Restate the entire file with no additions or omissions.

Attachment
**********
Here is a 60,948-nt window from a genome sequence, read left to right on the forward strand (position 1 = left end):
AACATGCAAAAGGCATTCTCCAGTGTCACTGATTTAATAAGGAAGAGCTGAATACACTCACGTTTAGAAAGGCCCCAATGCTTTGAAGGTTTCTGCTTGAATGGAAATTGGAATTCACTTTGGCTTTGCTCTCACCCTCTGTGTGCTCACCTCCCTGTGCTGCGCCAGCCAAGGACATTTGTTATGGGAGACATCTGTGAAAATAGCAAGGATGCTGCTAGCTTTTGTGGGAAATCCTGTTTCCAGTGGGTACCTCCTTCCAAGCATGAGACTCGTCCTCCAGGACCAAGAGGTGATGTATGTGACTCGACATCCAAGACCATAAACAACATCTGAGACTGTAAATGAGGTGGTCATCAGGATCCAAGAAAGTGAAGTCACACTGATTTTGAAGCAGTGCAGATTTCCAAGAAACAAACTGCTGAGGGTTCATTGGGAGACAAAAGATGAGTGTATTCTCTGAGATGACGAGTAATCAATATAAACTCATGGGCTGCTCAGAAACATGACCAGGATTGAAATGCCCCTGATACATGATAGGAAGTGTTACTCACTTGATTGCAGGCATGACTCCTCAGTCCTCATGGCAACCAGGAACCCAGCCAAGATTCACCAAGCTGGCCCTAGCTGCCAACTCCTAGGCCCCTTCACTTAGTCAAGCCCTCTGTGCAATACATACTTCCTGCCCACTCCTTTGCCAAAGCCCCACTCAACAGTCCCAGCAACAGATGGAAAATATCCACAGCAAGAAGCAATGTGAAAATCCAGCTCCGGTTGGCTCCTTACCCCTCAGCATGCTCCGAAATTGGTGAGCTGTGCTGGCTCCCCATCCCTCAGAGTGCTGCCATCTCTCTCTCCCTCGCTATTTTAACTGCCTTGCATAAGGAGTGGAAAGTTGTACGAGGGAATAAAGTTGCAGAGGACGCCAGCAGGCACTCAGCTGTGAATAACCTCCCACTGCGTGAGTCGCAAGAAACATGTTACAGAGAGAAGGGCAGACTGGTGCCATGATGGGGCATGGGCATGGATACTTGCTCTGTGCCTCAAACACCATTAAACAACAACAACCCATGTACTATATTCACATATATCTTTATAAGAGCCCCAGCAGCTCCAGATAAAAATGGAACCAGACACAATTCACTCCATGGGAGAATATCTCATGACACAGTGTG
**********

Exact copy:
Here is a 60,948-nt window from a genome sequence, read left to right on the forward strand (position 1 = left end):
AACATGCAAAAGGCATTCTCCAGTGTCACTGATTTAATAAGGAAGAGCTGAATACACTCACGTTTAGAAAGGCCCCAATGCTTTGAAGGTTTCTGCTTGAATGGAAATTGGAATTCACTTTGGCTTTGCTCTCACCCTCTGTGTGCTCACCTCCCTGTGCTGCGCCAGCCAAGGACATTTGTTATGGGAGACATCTGTGAAAATAGCAAGGATGCTGCTAGCTTTTGTGGGAAATCCTGTTTCCAGTGGGTACCTCCTTCCAAGCATGAGACTCGTCCTCCAGGACCAAGAGGTGATGTATGTGACTCGACATCCAAGACCATAAACAACATCTGAGACTGTAAATGAGGTGGTCATCAGGATCCAAGAAAGTGAAGTCACACTGATTTTGAAGCAGTGCAGATTTCCAAGAAACAAACTGCTGAGGGTTCATTGGGAGACAAAAGATGAGTGTATTCTCTGAGATGACGAGTAATCAATATAAACTCATGGGCTGCTCAGAAACATGACCAGGATTGAAATGCCCCTGATACATGATAGGAAGTGTTACTCACTTGATTGCAGGCATGACTCCTCAGTCCTCATGGCAACCAGGAACCCAGCCAAGATTCACCAAGCTGGCCCTAGCTGCCAACTCCTAGGCCCCTTCACTTAGTCAAGCCCTCTGTGCAATACATACTTCCTGCCCACTCCTTTGCCAAAGCCCCACTCAACAGTCCCAGCAACAGATGGAAAATATCCACAGCAAGAAGCAATGTGAAAATCCAGCTCCGGTTGGCTCCTTACCCCTCAGCATGCTCCGAAATTGGTGAGCTGTGCTGGCTCCCCATCCCTCAGAGTGCTGCCATCTCTCTCTCCCTCGCTATTTTAACTGCCTTGCATAAGGAGTGGAAAGTTGTACGAGGGAATAAAGTTGCAGAGGACGCCAGCAGGCACTCAGCTGTGAATAACCTCCCACTGCGTGAGTCGCAAGAAACATGTTACAGAGAGAAGGGCAGACTGGTGCCATGATGGGGCATGGGCATGGATACTTGCTCTGTGCCTCAAACACCATTAAACAACAACAACCCATGTACTATATTCACATATATCTTTATAAGAGCCCCAGCAGCTCCAGATAAAAATGGAACCAGACACAATTCACTCCATGGGAGAATATCTCATGACACAGTGTG